Thomas Frank not superstitious but Brentford may need ‘football gods’ on side to end playoff curse

·3-min read
 (Getty Images)
(Getty Images)

Thomas Frank says he does not pay any attention to superstitions and curses, but admits his Brentford may need “a little help from the football gods” to finally end their playoff hoodoo at Wembley tomorrow.

Frank’s men take on Swansea in the Championship Playoff Final, with the prospect of a return to the top flight of English football for the first time since 1947 tantalisingly close.

The omens, however, are not good. This is Brentford’s tenth playoff campaign across the divisions and they are yet to earn a single promotion, their most recent defeat coming in this exact fixture a year ago, when they were beaten in extra-time by Fulham.

The Bees’ own dismal record is part of a freakish wider failing among teams who traditionally play in red and white striped shirts with black shorts. Between them, Brentford Sunderland, Sheffield United, Exeter and Lincoln have endured a remarkable 32 playoff campaigns, including 16 finals, without victory.

“I'm not superstitious, at all,” Frank said. "Of course I know how the human mind works and, of course you've heard stories about black cats or ladders and all that.

"If you do it, it comes into your mind and you think 'what should I do?' So I understand why people think things like that but personally I can't live my life like that. I need to move on and keep going.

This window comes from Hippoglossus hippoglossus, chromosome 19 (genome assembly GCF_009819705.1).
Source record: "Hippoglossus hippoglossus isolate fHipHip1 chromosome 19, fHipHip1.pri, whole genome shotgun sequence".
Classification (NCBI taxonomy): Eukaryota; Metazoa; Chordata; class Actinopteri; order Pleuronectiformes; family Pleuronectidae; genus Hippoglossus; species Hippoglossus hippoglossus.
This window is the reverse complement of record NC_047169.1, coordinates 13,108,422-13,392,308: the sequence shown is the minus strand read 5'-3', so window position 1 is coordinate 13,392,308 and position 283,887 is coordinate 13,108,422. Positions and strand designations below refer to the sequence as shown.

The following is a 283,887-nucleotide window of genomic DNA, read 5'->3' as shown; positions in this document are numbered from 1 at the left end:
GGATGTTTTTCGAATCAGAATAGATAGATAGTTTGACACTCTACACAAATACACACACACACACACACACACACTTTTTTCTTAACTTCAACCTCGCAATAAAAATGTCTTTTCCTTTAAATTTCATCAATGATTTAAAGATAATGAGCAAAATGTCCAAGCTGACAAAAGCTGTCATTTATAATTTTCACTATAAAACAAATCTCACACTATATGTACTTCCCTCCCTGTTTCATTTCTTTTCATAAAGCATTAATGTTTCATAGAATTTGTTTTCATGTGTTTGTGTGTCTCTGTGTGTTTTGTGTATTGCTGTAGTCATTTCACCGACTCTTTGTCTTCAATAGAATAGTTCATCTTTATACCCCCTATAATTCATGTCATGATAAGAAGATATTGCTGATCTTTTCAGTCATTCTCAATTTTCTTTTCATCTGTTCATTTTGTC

"My approach is to analyse things, make sure we do better, and there's a lot of emotions about how we make the narrative of going into a final like this.

"We are excited, looking forward to it and we know everything is up in the air until Saturday afternoon.

"I didn't know about the red and white. I'll let our kit man take care of that. But all these stats are there to be broken in the end.”

Brentford and Swansea shared two draws in their regular season league meetings and, as with last year’s cagey affair against Fulham, Frank is expecting minute details to prove the difference between the sides.

“We need to acknowledge there will be nerves, of course,” the Dane said. “We’ll all be a tiny bit more tense but it’s a good thing. You raise your arousal levels and your awareness and you’re going into combat mode. I think that’s good.

 (Action Images via Reuters)
(Action Images via Reuters)

“For me it’s very important we do everything we can do be brave and when we look back we’re not regretting anything. A one-on-one where we should have taken a player on or making sure we did a recovery run with everything we’ve got.

“If we perform well, and we put a big performance out there then we can’t do more. Then it’s down to the fine margins and a little bit of help from the football gods.”

The core of the squad from last season’s heartache remains, with Said Benrahma and Ollie Watkins the only high-profile departures last summer.

Josh Dasilva and Rico Henry are out injured, but the other seven players who started last year’s final are in contention to do so again tomorrow.

“I think it’s a plus, how big a plus I don’t really know,” said Frank of the benefit that his side’s experience might have. “Of course, the experience of having been there last year will help but it’s not like we’re 20 percent better.

“Maybe in some decisive moments, that intuitive feeling in your body, when you enter Wembley Stadium, when you start the game, when there are ups and downs, maybe that can help.”

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